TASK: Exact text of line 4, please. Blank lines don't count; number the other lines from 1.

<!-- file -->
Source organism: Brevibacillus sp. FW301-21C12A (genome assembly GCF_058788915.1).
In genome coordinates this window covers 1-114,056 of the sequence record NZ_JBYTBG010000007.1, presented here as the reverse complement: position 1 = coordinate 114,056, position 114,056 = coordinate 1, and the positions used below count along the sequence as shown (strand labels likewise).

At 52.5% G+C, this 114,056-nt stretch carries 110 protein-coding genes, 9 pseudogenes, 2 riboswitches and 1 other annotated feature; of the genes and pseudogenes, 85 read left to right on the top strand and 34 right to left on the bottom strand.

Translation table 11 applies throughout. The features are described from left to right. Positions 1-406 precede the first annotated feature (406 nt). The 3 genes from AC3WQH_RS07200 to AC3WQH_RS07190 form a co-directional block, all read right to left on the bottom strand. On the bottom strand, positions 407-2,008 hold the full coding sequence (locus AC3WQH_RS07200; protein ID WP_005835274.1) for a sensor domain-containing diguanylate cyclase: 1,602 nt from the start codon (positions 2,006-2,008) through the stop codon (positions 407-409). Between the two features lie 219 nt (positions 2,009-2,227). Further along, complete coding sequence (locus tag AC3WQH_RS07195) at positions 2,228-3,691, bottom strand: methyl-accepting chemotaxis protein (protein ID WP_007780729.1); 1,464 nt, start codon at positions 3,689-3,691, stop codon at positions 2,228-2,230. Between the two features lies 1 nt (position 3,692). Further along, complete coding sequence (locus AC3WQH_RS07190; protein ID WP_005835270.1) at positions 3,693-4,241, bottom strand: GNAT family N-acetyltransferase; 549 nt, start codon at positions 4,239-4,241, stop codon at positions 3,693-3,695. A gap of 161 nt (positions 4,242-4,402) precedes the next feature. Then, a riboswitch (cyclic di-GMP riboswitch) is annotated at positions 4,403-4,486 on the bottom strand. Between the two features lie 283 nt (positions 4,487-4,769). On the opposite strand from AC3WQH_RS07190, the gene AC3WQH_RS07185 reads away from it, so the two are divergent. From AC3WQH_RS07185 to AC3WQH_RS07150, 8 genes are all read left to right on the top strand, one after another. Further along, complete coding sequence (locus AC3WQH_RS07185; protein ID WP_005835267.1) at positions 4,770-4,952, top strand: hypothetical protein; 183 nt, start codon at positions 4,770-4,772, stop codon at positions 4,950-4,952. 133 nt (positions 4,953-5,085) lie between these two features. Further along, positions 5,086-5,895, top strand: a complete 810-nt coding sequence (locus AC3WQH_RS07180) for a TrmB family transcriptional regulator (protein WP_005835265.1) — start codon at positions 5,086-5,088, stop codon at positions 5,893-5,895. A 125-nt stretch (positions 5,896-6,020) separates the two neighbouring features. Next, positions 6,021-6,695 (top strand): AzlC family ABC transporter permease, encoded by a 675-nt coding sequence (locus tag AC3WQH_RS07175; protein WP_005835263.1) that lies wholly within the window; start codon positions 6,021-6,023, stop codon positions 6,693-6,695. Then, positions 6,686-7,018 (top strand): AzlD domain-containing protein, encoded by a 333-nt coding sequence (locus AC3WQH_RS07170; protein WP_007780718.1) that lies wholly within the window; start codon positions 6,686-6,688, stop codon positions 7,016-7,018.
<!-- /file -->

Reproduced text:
Translation table 11 applies throughout. The features are described from left to right. Positions 1-406 precede the first annotated feature (406 nt). The 3 genes from AC3WQH_RS07200 to AC3WQH_RS07190 form a co-directional block, all read right to left on the bottom strand. On the bottom strand, positions 407-2,008 hold the full coding sequence (locus AC3WQH_RS07200; protein ID WP_005835274.1) for a sensor domain-containing diguanylate cyclase: 1,602 nt from the start codon (positions 2,006-2,008) through the stop codon (positions 407-409). Between the two features lie 219 nt (positions 2,009-2,227). Further along, complete coding sequence (locus tag AC3WQH_RS07195) at positions 2,228-3,691, bottom strand: methyl-accepting chemotaxis protein (protein ID WP_007780729.1); 1,464 nt, start codon at positions 3,689-3,691, stop codon at positions 2,228-2,230. Between the two features lies 1 nt (position 3,692). Further along, complete coding sequence (locus AC3WQH_RS07190; protein ID WP_005835270.1) at positions 3,693-4,241, bottom strand: GNAT family N-acetyltransferase; 549 nt, start codon at positions 4,239-4,241, stop codon at positions 3,693-3,695. A gap of 161 nt (positions 4,242-4,402) precedes the next feature. Then, a riboswitch (cyclic di-GMP riboswitch) is annotated at positions 4,403-4,486 on the bottom strand. Between the two features lie 283 nt (positions 4,487-4,769). On the opposite strand from AC3WQH_RS07190, the gene AC3WQH_RS07185 reads away from it, so the two are divergent. From AC3WQH_RS07185 to AC3WQH_RS07150, 8 genes are all read left to right on the top strand, one after another. Further along, complete coding sequence (locus AC3WQH_RS07185; protein ID WP_005835267.1) at positions 4,770-4,952, top strand: hypothetical protein; 183 nt, start codon at positions 4,770-4,772, stop codon at positions 4,950-4,952. 133 nt (positions 4,953-5,085) lie between these two features. Further along, positions 5,086-5,895, top strand: a complete 810-nt coding sequence (locus AC3WQH_RS07180) for a TrmB family transcriptional regulator (protein WP_005835265.1) — start codon at positions 5,086-5,088, stop codon at positions 5,893-5,895. A 125-nt stretch (positions 5,896-6,020) separates the two neighbouring features. Next, positions 6,021-6,695 (top strand): AzlC family ABC transporter permease, encoded by a 675-nt coding sequence (locus tag AC3WQH_RS07175; protein WP_005835263.1) that lies wholly within the window; start codon positions 6,021-6,023, stop codon positions 6,693-6,695. Then, positions 6,686-7,018 (top strand): AzlD domain-containing protein, encoded by a 333-nt coding sequence (locus AC3WQH_RS07170; protein WP_007780718.1) that lies wholly within the window; start codon positions 6,686-6,688, stop codon positions 7,016-7,018.